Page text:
Key secondary endpoints included the 18-month change in amyloid burden on positron emission tomography and the scores on the ADAS-Cog14, ADCOMS, and the Alzheimer’s Disease Cooperative Study–Activities of Daily Living Scale for Mild Cognitive Impairment. The change from baseline in the CDR-SB score was significantly less in those treated with lecanemab than with placebo (1.21 vs. 1.66, respectively, P<0.001).
Results for the secondary endpoints were all statistically significant as well, favoring lecanemab.9 Notably, a clinically meaningful change on the CDR-SB has not been established; still, lecanemab slowed clinical decline by 27% at 18 months.11
Although generally well-tolerated, the most frequently (>10%) reported AEs in the lecanemab-treated group versus the placebo-treated group were infusion-related reactions (26% vs. 7%), ARIA-H (14% vs. 8%), ARIA-E (13% vs. 2%), and headache (11 % vs. 8%). ARIA events were more common among ApoE ε4 carriers compared with noncarriers.9
Given the clinical study data, the lecanemab prescribing information includes a black box warning related to ARIA and warnings/precautions related to infusion-related reactions and hypersensitivity reactions.4 Prior to initiating therapy with lecanemab, a baseline brain magnetic resonance imaging (MRI) is required to evaluate for pre-existing ARIA and to weigh the risks versus benefits of treatment.
Testing for ApoE ε4 carrier status should be performed.4 Enhanced clinical vigilance for ARIA symptoms is needed during the first 14 weeks of treatment.
Though usually asymptomatic, patients with ARIA may present with headache, confusion, visual changes, dizziness, nausea, gait difficulty, and focal neurologic deficits. Serious and life-threatening events, such as seizure and status epilepticus, have rarely occurred.
Generally, symptoms associated with ARIA resolve over time.4 Additional MRIs are recommended prior to the fifth, seventh, and fourteenthinfusions, and if a patient experiences symptoms of ARIA.4
Serious intracerebral hemorrhages (>1 cm in diameter) have also occurred in those treated with lecanemab. Caution should thus be exercised in patients who are currently taking antithrombotics or thrombolytic therapy, and in those with other risk factors for intracerebral hemorrhage.4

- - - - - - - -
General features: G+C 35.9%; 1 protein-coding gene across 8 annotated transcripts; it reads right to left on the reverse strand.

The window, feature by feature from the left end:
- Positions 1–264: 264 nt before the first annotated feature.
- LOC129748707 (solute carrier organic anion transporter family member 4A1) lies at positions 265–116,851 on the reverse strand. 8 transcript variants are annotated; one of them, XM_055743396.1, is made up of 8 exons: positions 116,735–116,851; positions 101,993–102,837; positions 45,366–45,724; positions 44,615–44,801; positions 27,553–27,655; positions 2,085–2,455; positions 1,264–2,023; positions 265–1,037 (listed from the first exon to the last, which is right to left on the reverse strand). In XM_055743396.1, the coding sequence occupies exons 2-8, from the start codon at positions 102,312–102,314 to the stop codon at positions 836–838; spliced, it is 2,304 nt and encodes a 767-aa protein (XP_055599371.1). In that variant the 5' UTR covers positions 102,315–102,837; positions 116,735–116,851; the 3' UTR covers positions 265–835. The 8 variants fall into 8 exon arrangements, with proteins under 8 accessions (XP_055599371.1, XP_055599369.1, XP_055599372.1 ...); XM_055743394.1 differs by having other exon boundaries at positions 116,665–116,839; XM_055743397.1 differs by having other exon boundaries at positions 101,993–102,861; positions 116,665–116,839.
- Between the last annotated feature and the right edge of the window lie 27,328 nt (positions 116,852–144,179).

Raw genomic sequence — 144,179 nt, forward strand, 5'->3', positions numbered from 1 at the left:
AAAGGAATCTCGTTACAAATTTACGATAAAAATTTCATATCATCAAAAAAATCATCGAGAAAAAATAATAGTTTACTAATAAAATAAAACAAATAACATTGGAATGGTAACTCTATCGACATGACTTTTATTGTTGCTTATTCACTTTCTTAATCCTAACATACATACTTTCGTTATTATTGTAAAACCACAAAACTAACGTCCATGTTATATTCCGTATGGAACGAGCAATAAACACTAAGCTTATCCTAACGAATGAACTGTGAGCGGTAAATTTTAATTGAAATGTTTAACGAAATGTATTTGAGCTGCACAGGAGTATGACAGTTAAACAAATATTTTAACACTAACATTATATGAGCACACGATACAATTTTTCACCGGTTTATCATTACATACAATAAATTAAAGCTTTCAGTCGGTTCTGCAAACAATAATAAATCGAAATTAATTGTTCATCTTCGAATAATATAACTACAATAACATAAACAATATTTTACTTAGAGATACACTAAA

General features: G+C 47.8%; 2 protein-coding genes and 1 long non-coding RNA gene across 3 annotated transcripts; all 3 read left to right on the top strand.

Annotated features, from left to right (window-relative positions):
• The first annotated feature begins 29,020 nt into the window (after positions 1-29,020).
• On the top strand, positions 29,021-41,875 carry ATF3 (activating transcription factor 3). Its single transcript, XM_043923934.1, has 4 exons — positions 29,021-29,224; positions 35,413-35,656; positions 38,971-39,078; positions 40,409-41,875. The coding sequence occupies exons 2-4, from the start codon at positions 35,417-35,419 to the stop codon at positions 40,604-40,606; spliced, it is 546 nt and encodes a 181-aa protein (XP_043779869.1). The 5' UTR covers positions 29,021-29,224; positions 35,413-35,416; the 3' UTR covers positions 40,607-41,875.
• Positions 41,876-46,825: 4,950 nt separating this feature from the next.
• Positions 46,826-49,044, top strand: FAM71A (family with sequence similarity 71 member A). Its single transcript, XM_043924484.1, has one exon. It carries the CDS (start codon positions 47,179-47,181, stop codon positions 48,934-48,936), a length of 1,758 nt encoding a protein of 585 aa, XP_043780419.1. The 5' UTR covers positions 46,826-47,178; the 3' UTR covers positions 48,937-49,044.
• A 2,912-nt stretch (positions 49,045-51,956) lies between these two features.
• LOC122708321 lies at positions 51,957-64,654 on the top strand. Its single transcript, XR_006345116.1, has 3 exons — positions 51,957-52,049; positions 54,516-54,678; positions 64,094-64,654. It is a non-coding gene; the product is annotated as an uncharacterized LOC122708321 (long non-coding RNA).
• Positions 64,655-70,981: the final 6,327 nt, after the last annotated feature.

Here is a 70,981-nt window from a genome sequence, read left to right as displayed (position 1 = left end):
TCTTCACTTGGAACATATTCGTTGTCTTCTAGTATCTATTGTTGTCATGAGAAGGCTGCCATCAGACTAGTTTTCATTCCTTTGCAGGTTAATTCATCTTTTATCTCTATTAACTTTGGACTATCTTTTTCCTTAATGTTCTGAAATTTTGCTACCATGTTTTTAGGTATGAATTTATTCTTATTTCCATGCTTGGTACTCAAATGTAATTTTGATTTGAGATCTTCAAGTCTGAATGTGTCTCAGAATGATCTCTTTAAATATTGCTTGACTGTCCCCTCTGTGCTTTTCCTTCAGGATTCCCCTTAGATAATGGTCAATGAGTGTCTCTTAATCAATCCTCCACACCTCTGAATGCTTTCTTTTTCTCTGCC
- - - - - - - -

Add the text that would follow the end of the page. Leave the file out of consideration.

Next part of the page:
If injection-related reactions occur, the rate of infusion may be reduced or therapy discontinued, and appropriate treatment initiated as clinically indicated before reinitiating subsequent dosing. Pre-medication with antihistamines, non-steroidal anti-inflammatory drugs, or corticosteroids may be considered for future infusions.4
Prompt discontinuation of the infusion is necessary upon the first observation of any signs or symptoms of a hypersensitivity reaction. Angioedema and anaphylaxis have been reported and as such, lecanemab is contraindicated in patients with a history of serious hypersensitivity to the drug or any of the excipients.4
Lecanemab treatment is limited to patients with mild cognitive impairment or mild dementia stage of AD. Prior to initiating therapy, the presence of amyloid plaques in the brain must be confirmed.4
The recommended dosage of lecanemab is 10 mg/kg, infused over approximately 1 hour once every 2 weeks under medical supervision at a participating infusion center. Dosing may need to be interrupted based on radiographically observed ARIA and the severity of ARIA symptoms. Product labeling should be consulted for precise recommendations.4
Although lecanemab appears promising for the treatment of AD, its use may be limited given the restricted indication, safety risks, and limited patient access. The medication is priced at $26,500 per year, not including additional costs for drug administration and monitoring.12
It will be covered by Medicare only if the prescriber participates in a registry designed to gather information on the drug’s safety and efficacy.13 Nonetheless, the development of targeted therapies, such as lecanemab, highlights the ongoing efforts to address the unmet medical needs in the treatment of AD and provides hope for improved management of this debilitating condition.
About the Authors
Daniel Ryabo, PharmD candidate 2025; Ifra Khan, PharmD candidate 2025; Aslan Amirov, PharmD candidate 2025; Mahmoud Shahin, PharmD candidate 2025; Tina Zerilli, PharmD, associate professor of Pharmacy Practice, LIU Pharmacy | Arnold & Marie Schwartz College of Pharmacy and Health Sciences.